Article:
Why Every Financial Advisor Needs a Norm Peterson

Posted By on Dec 28, 2012|4 comments


Remember Cheers, the hit show from the 1980s?  In the show, one of the main characters, Norm Peterson, is a frequent visitor to the bar, Cheers. He was loyal, consistent, stayed long and recruited others to come to the bar. Every financial advisor should have a Norm.

Norm chose to go to Cheers for the camaraderie. He built friendships at no other bar, or place for that matter, than Cheers. No other place could provide him with the same benefits. Yes, Cheers is a television show and not entirely reality, but the show exemplifies a very important lesson for financial advisors: to get the best clients, we need to understand why clients choose us. Who are our “Norms” and why do they keep coming back? What is our competitive advantage?

Recently, I met with a friend who has a senior position at a bank.  He works out of New York City, but the bank is based in Japan. Since competitive advantage was on my mind, I asked him what he thought his firm’s ‘Norm Factor’ is.  He responded with this: his bank creates a foothold in Japan for US companies.

Now I have not spoken to the firm, nor any of its clients, but I wondered if that really is its competitive advantage. As a financial advisor, you should not wonder what your clients believe your value proposition is; you should just ask them by using a pain sheet.

So what does a pain sheet have to do with Norm Peterson? The pain sheet is an easy way to understand your clients, pinpoint your competitive advantage and define your value proposition. I have used a pain sheet for years.  On the sheet, I list all of the pains I hear from financial advisors when discussing their businesses. I write down the reason for the pain, what the impact is, and the capabilities AUM in a Box can offer to help them solve, or avoid, their pains.

The pain sheet allows me to build an inventory of knowledge so that I am prepared when I talk to other clients facing the same hurdles. Clients appreciate the insight and experience I bring to them.  But it is only because I have the pain sheet that I am well prepared to deal with the obstacles that financial advisors (my clients) face.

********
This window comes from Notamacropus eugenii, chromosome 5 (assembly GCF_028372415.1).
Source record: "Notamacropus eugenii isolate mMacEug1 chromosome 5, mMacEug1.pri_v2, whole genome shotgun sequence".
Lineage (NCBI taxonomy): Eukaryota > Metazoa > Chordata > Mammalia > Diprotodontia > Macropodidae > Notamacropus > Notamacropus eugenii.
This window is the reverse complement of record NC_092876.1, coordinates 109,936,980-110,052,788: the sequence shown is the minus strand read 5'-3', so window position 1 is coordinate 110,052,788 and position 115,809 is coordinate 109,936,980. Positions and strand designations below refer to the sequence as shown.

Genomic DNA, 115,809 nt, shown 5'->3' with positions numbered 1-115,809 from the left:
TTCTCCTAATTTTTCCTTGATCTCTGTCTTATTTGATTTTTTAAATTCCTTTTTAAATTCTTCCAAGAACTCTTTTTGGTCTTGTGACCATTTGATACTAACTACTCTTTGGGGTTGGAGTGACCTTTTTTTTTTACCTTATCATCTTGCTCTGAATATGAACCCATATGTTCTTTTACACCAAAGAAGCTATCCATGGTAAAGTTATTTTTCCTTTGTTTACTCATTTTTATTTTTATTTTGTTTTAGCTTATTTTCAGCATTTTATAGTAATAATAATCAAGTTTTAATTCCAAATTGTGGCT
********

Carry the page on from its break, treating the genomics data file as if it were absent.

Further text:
I have created a simple set of questions that financial advisors (you) can use with your clients to create a pain sheet.

  • What is working well in our relationship?
  • What makes it work well?
  • What in not quite right about our relationship?
  • What caused you to choose my firm in the first place?
  • What do I do that no other financial advisor does?

Not only will you be able to build a pain sheet with these questions, but also you will understand how you can improve your existing relationships with your clients. A pain sheet is also a simple way to identify your Norm Peterson and what keeps ‘him’ coming back. With a pain sheet, you can understand why Norm buys from you, what the one thing is that Norm loves about what you do for him, and how Norm describes you to friends. A pain sheet might just give you something to cheer about.

Homework: Incorporate the questions above into your pain sheet and start talking to your clients. Who’s your ‘Norm,’ and what’s your competitive advantage?

4 Comments

  1. This is the best article I have read, thank you, I have learned a lot of knowledge in this area.

    Post a Reply
    • Thank you for the kind words.

      Post a Reply

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  1. Top Financial Planning Blogger Michael Kitces’ Two Keys to Attract New Clients | AUM in a Box - […] 3: Build a pain sheet. A pain sheet lists out all the hurdles or pains the niche has. On…

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